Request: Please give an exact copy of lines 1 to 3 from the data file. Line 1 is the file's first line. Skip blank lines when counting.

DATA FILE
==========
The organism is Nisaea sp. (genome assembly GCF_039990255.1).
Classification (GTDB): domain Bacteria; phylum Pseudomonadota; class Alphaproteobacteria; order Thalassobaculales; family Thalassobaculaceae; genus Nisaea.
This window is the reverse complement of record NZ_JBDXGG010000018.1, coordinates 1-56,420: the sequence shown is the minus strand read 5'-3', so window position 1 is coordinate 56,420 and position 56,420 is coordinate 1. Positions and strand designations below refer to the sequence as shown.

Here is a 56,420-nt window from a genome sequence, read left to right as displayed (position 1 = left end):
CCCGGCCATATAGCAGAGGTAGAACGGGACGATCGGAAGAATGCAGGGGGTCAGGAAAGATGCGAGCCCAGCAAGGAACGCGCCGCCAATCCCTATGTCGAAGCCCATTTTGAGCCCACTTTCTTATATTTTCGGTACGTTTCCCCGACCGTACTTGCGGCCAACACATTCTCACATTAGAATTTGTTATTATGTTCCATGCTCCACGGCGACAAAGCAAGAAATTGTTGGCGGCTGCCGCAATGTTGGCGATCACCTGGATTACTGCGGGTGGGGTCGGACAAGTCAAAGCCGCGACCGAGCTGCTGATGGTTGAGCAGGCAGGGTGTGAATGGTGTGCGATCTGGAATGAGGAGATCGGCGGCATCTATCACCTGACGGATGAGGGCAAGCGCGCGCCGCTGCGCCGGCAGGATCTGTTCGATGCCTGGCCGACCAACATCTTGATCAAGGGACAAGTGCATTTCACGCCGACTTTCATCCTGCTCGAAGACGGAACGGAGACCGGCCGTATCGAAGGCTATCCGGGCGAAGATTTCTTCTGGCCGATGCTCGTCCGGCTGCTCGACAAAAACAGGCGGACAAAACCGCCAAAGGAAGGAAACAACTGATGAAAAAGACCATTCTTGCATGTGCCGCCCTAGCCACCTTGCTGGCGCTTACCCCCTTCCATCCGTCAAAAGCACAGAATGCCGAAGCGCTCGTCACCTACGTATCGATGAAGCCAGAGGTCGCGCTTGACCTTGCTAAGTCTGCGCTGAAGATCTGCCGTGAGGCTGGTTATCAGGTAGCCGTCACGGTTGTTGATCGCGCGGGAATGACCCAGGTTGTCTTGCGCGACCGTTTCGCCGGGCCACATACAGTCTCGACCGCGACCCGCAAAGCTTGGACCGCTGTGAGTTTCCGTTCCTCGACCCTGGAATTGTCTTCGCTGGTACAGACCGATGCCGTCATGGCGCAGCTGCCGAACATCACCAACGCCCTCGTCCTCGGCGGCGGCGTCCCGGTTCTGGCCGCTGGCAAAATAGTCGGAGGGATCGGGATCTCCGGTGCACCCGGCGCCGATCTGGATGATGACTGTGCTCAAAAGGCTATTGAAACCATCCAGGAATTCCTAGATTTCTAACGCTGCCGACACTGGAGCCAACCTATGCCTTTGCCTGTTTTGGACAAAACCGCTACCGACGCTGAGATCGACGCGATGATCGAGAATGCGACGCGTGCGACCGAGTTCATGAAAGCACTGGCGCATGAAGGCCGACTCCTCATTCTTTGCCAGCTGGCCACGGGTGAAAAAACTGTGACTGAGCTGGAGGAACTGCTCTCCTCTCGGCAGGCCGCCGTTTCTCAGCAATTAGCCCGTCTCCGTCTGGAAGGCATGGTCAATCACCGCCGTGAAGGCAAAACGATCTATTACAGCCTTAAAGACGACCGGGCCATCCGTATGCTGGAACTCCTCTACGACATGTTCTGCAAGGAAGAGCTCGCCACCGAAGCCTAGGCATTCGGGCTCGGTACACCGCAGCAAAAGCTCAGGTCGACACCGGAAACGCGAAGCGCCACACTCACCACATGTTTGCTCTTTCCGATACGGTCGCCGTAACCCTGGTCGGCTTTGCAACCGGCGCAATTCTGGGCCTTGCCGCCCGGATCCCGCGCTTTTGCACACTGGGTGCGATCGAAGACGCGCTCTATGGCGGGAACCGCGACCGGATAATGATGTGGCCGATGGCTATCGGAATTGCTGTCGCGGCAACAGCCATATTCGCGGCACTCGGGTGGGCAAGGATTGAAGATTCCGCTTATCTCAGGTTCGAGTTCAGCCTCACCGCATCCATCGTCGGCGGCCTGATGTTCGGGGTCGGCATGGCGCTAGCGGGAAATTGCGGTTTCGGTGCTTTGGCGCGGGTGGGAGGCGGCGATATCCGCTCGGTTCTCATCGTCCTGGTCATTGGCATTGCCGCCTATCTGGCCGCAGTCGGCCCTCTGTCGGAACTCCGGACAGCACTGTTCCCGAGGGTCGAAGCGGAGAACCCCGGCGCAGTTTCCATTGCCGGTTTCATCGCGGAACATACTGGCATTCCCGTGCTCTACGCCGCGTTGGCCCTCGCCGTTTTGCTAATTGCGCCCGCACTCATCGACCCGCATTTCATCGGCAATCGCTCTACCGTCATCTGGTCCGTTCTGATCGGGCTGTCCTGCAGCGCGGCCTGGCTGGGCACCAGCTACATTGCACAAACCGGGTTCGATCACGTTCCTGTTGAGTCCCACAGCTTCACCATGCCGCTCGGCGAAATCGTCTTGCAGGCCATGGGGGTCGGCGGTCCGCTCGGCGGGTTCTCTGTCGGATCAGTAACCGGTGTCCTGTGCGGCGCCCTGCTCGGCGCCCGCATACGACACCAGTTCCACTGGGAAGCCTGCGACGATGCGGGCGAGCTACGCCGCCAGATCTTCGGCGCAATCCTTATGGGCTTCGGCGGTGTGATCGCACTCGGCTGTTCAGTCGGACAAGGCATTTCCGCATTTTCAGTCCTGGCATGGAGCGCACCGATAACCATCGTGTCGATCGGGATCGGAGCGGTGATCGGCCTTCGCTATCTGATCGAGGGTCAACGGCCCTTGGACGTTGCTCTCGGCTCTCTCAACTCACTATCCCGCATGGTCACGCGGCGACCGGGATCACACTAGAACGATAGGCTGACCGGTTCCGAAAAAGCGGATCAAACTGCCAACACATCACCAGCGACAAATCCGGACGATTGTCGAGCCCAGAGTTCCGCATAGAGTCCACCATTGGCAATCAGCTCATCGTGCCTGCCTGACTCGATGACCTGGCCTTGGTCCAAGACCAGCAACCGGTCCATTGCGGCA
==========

The organism is Nisaea sp. (genome assembly GCF_039990255.1).
Classification (GTDB): domain Bacteria; phylum Pseudomonadota; class Alphaproteobacteria; order Thalassobaculales; family Thalassobaculaceae; genus Nisaea.
This window is the reverse complement of record NZ_JBDXGG010000018.1, coordinates 1-56,420: the sequence shown is the minus strand read 5'-3', so window position 1 is coordinate 56,420 and position 56,420 is coordinate 1. Positions and strand designations below refer to the sequence as shown.